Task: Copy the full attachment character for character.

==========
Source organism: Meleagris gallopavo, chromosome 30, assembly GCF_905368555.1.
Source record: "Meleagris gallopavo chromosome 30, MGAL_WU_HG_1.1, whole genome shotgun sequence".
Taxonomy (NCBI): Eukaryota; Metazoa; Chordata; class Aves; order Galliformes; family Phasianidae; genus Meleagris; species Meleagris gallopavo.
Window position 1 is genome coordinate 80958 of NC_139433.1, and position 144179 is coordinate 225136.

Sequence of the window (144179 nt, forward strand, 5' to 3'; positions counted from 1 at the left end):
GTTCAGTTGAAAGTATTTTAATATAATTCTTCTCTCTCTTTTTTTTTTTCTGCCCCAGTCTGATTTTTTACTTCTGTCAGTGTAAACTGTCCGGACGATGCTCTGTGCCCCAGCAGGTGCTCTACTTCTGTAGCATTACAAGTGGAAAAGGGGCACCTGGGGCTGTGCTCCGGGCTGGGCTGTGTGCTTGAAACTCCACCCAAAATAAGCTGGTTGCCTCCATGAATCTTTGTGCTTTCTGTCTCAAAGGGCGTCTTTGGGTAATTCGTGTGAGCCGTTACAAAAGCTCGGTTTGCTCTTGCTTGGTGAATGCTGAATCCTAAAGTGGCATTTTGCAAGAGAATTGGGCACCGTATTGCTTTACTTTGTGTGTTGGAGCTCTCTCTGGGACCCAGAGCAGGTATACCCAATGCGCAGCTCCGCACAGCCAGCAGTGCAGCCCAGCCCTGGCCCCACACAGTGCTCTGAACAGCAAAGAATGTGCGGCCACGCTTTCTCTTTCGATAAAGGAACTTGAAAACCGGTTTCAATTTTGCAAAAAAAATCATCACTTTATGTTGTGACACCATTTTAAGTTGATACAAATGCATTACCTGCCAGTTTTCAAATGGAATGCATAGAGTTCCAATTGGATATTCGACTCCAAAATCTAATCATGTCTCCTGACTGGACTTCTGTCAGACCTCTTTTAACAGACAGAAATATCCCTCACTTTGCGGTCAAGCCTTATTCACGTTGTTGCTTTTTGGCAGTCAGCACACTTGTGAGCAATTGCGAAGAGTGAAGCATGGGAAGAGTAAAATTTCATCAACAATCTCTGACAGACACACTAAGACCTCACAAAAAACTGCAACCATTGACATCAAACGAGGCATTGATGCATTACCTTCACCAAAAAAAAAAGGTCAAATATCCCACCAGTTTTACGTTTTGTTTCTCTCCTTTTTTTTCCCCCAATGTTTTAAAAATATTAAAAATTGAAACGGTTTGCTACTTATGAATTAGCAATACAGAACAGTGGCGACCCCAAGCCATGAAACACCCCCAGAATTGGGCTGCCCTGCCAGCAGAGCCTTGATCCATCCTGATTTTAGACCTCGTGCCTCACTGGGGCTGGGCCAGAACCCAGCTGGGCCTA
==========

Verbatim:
Source organism: Meleagris gallopavo, chromosome 30, assembly GCF_905368555.1.
Source record: "Meleagris gallopavo chromosome 30, MGAL_WU_HG_1.1, whole genome shotgun sequence".
Taxonomy (NCBI): Eukaryota; Metazoa; Chordata; class Aves; order Galliformes; family Phasianidae; genus Meleagris; species Meleagris gallopavo.
Window position 1 is genome coordinate 80958 of NC_139433.1, and position 144179 is coordinate 225136.

Sequence of the window (144179 nt, forward strand, 5' to 3'; positions counted from 1 at the left end):
GTTCAGTTGAAAGTATTTTAATATAATTCTTCTCTCTCTTTTTTTTTTTCTGCCCCAGTCTGATTTTTTACTTCTGTCAGTGTAAACTGTCCGGACGATGCTCTGTGCCCCAGCAGGTGCTCTACTTCTGTAGCATTACAAGTGGAAAAGGGGCACCTGGGGCTGTGCTCCGGGCTGGGCTGTGTGCTTGAAACTCCACCCAAAATAAGCTGGTTGCCTCCATGAATCTTTGTGCTTTCTGTCTCAAAGGGCGTCTTTGGGTAATTCGTGTGAGCCGTTACAAAAGCTCGGTTTGCTCTTGCTTGGTGAATGCTGAATCCTAAAGTGGCATTTTGCAAGAGAATTGGGCACCGTATTGCTTTACTTTGTGTGTTGGAGCTCTCTCTGGGACCCAGAGCAGGTATACCCAATGCGCAGCTCCGCACAGCCAGCAGTGCAGCCCAGCCCTGGCCCCACACAGTGCTCTGAACAGCAAAGAATGTGCGGCCACGCTTTCTCTTTCGATAAAGGAACTTGAAAACCGGTTTCAATTTTGCAAAAAAAATCATCACTTTATGTTGTGACACCATTTTAAGTTGATACAAATGCATTACCTGCCAGTTTTCAAATGGAATGCATAGAGTTCCAATTGGATATTCGACTCCAAAATCTAATCATGTCTCCTGACTGGACTTCTGTCAGACCTCTTTTAACAGACAGAAATATCCCTCACTTTGCGGTCAAGCCTTATTCACGTTGTTGCTTTTTGGCAGTCAGCACACTTGTGAGCAATTGCGAAGAGTGAAGCATGGGAAGAGTAAAATTTCATCAACAATCTCTGACAGACACACTAAGACCTCACAAAAAACTGCAACCATTGACATCAAACGAGGCATTGATGCATTACCTTCACCAAAAAAAAAAGGTCAAATATCCCACCAGTTTTACGTTTTGTTTCTCTCCTTTTTTTTCCCCCAATGTTTTAAAAATATTAAAAATTGAAACGGTTTGCTACTTATGAATTAGCAATACAGAACAGTGGCGACCCCAAGCCATGAAACACCCCCAGAATTGGGCTGCCCTGCCAGCAGAGCCTTGATCCATCCTGATTTTAGACCTCGTGCCTCACTGGGGCTGGGCCAGAACCCAGCTGGGCCTA